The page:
But there's reason to believe that J&J's lawyers may have pumped their fists in the air upon hearing of the decision.
First, let's acknowledge that the Levaquin cases -- which claim Levaquin caused Achilles' tendon ruptures and tendonitis -- are completely different from the Vioxx cases. Putting that aside, now ask whether the Vioxx outcome was really all that bad for Merck. It wasn't. Merck had faced $20 billion in potential Vioxx liability, but:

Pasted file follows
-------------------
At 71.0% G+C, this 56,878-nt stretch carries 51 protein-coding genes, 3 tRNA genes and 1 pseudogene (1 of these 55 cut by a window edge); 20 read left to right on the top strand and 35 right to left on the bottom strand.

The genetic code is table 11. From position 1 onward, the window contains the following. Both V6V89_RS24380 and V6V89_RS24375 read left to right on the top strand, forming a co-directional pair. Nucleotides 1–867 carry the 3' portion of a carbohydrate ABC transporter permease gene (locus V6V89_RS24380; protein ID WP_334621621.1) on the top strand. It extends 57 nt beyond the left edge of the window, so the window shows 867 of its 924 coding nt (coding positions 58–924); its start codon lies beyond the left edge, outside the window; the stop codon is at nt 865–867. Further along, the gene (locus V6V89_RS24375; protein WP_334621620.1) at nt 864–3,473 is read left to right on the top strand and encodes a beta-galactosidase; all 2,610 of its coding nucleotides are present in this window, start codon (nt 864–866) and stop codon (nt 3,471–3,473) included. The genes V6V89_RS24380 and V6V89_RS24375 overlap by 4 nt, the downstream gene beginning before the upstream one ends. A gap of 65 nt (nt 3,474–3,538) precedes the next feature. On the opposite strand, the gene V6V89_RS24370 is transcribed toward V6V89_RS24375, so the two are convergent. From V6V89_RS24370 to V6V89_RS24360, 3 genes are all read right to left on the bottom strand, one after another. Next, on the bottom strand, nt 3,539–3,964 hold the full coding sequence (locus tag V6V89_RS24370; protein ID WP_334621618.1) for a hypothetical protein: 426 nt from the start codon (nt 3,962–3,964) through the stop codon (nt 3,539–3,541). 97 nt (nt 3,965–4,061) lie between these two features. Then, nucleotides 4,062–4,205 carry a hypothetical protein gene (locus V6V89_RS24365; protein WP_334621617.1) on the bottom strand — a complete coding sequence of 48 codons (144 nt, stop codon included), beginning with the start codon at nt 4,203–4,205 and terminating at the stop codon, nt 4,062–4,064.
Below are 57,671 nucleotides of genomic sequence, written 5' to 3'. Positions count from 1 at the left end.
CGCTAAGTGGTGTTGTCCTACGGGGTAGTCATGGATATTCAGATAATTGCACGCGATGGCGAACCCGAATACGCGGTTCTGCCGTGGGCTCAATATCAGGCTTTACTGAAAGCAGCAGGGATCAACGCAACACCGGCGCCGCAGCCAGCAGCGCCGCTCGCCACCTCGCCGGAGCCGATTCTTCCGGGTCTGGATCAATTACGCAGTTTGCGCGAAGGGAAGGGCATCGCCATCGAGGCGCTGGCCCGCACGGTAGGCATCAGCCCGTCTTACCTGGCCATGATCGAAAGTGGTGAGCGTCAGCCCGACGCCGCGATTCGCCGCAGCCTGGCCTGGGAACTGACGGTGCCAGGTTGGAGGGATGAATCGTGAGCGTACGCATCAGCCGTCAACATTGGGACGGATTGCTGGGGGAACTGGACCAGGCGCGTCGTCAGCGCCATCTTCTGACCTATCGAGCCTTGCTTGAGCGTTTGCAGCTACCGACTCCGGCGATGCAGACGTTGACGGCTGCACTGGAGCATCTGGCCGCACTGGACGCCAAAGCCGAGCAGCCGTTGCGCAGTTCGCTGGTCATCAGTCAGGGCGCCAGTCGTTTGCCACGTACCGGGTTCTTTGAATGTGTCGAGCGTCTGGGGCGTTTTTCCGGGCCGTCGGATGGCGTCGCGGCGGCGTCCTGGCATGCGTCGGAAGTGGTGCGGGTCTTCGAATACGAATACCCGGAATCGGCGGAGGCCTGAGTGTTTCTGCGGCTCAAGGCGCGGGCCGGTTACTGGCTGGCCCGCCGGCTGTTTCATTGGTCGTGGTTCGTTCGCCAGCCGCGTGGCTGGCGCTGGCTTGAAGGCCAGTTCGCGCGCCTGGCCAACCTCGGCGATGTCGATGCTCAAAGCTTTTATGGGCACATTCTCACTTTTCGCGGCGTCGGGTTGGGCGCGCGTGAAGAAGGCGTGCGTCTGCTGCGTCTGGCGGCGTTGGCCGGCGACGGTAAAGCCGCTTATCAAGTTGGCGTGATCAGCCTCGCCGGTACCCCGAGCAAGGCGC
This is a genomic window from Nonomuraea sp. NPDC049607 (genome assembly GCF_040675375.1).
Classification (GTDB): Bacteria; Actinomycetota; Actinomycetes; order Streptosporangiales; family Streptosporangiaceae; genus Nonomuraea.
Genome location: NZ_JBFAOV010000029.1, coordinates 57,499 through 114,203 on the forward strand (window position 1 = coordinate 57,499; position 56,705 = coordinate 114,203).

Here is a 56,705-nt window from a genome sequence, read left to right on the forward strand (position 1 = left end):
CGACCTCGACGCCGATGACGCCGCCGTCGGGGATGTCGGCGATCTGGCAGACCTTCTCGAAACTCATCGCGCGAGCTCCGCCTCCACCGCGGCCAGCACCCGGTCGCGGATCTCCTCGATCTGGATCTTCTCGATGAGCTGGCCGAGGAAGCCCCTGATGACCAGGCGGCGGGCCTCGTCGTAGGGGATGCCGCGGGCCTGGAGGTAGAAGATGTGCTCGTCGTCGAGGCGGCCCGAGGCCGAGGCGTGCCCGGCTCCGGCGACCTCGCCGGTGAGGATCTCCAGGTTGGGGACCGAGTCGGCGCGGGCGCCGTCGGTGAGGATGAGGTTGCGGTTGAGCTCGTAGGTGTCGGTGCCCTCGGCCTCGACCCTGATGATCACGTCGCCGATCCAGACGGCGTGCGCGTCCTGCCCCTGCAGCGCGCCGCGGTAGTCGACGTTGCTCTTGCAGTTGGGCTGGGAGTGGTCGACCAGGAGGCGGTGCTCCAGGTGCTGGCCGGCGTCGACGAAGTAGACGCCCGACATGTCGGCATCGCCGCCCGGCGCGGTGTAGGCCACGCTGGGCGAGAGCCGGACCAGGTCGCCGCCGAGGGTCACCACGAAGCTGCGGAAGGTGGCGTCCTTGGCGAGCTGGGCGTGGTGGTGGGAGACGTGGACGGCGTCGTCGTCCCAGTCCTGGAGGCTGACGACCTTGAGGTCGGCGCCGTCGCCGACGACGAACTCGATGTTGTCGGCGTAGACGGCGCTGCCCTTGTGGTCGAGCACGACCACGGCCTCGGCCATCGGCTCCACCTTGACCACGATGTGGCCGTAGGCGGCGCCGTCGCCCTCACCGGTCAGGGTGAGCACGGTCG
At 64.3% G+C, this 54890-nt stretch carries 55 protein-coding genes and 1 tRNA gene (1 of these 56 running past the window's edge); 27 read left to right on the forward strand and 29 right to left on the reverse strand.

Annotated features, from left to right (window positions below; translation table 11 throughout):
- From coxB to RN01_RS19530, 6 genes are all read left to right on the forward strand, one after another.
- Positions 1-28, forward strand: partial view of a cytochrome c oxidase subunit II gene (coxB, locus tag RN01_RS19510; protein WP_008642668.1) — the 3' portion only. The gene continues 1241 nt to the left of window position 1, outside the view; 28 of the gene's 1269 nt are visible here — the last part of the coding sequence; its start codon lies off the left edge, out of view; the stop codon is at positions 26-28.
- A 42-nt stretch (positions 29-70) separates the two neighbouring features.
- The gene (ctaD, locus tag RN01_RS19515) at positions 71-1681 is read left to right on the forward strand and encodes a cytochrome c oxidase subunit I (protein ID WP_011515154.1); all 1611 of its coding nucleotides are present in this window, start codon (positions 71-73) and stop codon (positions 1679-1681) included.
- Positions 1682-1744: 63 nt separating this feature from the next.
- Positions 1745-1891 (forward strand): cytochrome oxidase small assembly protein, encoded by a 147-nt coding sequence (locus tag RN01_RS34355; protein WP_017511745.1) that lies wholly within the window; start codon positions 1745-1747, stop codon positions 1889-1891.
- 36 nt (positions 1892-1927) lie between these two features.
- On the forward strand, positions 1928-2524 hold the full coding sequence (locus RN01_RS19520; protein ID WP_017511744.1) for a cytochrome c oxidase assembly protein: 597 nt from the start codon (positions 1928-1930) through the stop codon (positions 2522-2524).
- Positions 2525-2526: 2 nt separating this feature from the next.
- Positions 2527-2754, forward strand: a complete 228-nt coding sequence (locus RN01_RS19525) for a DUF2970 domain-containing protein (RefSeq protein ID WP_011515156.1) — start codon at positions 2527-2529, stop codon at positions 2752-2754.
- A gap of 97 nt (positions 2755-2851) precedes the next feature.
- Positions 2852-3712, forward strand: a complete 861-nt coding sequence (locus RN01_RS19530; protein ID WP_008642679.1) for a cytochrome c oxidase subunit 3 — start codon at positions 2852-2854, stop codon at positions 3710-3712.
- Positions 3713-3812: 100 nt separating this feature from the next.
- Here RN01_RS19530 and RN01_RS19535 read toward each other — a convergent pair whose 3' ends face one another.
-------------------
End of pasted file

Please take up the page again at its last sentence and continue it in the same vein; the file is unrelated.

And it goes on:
Of the 20 cases tried ... 15 ended in defense verdicts or hung juries. Merck's success in the courtroom was a stick that it used in negotiations with the plaintiffs.J&J may look at that result -- a settlement coming in at about 25 percent of the worst-case scenario -- as a promising start.